3 Things to Keep in Focus When It Comes to Your Child’s Vision
Learning Tools According to the Vision Council, approximately 80 percent of what children learn in school is presented visually, and as a result children with untreated eye problems may have difficulty reaching their full academic potential.
To ensure your child isn’t left behind at this vital stage, start implementing these best practices today—and keep them in mind moving forward.
1. Comprehensive eye exams
Schools do their best to provide vision screenings, but some vision conditions are missed. Schedule an annual eye exam with an eye doctor to assess how the eyes are working individually and together, as well as identify issues impacting eye health or visual performance. In most cases, glasses or contact lenses will enable a child to perform at their best, ensuring vision creates no impediment to academic success.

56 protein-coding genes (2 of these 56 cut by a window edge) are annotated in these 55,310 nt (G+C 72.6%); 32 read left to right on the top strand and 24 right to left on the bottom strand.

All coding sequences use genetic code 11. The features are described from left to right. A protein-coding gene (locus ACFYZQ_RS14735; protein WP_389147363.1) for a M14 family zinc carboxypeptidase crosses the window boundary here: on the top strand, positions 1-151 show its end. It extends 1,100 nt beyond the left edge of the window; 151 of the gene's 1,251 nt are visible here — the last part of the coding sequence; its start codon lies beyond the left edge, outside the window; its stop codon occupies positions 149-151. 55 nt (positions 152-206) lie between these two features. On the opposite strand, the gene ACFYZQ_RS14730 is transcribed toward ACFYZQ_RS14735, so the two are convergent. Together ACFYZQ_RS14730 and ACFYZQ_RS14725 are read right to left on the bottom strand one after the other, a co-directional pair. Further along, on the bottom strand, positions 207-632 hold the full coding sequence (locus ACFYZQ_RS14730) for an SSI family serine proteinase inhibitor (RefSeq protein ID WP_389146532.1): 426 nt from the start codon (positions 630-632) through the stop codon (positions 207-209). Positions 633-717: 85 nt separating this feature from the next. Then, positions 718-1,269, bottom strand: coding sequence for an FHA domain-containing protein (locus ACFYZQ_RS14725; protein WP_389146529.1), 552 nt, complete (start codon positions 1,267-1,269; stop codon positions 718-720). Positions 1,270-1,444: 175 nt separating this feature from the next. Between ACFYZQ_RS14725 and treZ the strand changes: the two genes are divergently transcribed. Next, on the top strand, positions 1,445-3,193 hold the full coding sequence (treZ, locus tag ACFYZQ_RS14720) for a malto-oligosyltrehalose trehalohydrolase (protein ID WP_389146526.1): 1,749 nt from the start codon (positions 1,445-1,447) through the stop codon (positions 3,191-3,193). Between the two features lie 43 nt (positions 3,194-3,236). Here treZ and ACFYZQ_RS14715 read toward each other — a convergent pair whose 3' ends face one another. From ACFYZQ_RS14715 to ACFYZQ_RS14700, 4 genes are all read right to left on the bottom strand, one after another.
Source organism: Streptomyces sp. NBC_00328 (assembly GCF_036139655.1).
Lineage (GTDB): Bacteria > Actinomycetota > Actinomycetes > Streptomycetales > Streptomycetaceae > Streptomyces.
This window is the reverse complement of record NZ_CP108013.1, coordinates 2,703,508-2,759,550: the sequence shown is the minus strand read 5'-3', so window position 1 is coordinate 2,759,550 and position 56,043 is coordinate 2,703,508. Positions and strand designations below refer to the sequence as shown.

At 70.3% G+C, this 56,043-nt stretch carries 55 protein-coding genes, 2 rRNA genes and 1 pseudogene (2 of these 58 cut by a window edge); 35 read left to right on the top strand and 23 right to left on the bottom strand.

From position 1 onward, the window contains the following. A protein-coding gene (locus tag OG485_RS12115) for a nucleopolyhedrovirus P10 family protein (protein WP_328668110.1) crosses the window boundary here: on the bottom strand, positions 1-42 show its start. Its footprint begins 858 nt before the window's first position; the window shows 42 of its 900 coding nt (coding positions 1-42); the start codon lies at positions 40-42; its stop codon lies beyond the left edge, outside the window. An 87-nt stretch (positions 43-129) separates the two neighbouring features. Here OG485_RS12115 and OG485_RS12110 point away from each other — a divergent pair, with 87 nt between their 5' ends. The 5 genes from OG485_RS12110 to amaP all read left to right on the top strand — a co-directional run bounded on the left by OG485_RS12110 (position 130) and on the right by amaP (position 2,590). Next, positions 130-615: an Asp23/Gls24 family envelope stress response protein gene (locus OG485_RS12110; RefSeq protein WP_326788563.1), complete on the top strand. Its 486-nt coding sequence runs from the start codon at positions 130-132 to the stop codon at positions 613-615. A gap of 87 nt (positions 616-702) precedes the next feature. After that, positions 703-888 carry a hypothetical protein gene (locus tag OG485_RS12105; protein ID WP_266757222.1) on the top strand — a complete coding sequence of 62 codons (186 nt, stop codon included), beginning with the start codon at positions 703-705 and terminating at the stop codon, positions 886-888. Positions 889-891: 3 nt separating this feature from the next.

2. Digital eyestrain
Today’s learning environment entails extensive time in front of digital devices, which can lead to eye strain. Encourage children to practice the 20/20/20 rule: Every 20 minutes, take a 20-second break to look at something at least 20 feet away. Staring at digital screens reduces the blink rate leading to dry eyes, so refocusing and blinking helps alleviate dryness.
3. UV protection
UV rays are present every day, even when it’s cloudy. Protect your child’s eyes with an E-SPF® rated lens. E-SPF® follows a simple pattern: a higher number means greater protection. E-SPF® is a global index rating the overall UV protection of a lens. E-SPF® was developed by Essilor International and endorsed by third party experts. Ask your eyecare professional for a clear lens with a rating of 25, which means an eye protected by the lens will receive 25-times less UV exposure than an unprotected eye. For sunwear, E-SFP® 50+ is the highest rating available.